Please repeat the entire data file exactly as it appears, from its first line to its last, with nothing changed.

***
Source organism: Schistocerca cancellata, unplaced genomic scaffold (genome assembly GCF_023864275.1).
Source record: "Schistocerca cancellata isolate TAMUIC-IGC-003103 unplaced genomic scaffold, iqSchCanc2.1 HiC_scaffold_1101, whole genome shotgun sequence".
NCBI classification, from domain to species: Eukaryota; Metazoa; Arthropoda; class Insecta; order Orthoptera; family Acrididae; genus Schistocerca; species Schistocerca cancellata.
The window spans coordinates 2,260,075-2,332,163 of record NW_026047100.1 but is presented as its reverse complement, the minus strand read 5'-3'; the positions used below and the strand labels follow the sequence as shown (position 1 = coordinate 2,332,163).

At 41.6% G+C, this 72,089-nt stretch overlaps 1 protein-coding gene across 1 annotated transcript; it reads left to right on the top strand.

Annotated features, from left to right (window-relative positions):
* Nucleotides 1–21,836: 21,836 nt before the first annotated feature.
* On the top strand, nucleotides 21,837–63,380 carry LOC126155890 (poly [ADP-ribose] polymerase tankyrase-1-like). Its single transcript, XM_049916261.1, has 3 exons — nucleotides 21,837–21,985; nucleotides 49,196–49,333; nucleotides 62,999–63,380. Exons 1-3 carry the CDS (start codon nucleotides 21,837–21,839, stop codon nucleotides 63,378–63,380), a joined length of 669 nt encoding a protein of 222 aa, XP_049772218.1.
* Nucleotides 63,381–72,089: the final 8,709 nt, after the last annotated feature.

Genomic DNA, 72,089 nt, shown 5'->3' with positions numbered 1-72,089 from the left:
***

Source organism: Schistocerca cancellata, unplaced genomic scaffold (genome assembly GCF_023864275.1).
Source record: "Schistocerca cancellata isolate TAMUIC-IGC-003103 unplaced genomic scaffold, iqSchCanc2.1 HiC_scaffold_1101, whole genome shotgun sequence".
NCBI classification, from domain to species: Eukaryota; Metazoa; Arthropoda; class Insecta; order Orthoptera; family Acrididae; genus Schistocerca; species Schistocerca cancellata.
The window spans coordinates 2,260,075-2,332,163 of record NW_026047100.1 but is presented as its reverse complement, the minus strand read 5'-3'; the positions used below and the strand labels follow the sequence as shown (position 1 = coordinate 2,332,163).

At 41.6% G+C, this 72,089-nt stretch overlaps 1 protein-coding gene across 1 annotated transcript; it reads left to right on the top strand.

Annotated features, from left to right (window-relative positions):
* Nucleotides 1–21,836: 21,836 nt before the first annotated feature.
* On the top strand, nucleotides 21,837–63,380 carry LOC126155890 (poly [ADP-ribose] polymerase tankyrase-1-like). Its single transcript, XM_049916261.1, has 3 exons — nucleotides 21,837–21,985; nucleotides 49,196–49,333; nucleotides 62,999–63,380. Exons 1-3 carry the CDS (start codon nucleotides 21,837–21,839, stop codon nucleotides 63,378–63,380), a joined length of 669 nt encoding a protein of 222 aa, XP_049772218.1.
* Nucleotides 63,381–72,089: the final 8,709 nt, after the last annotated feature.

Genomic DNA, 72,089 nt, shown 5'->3' with positions numbered 1-72,089 from the left: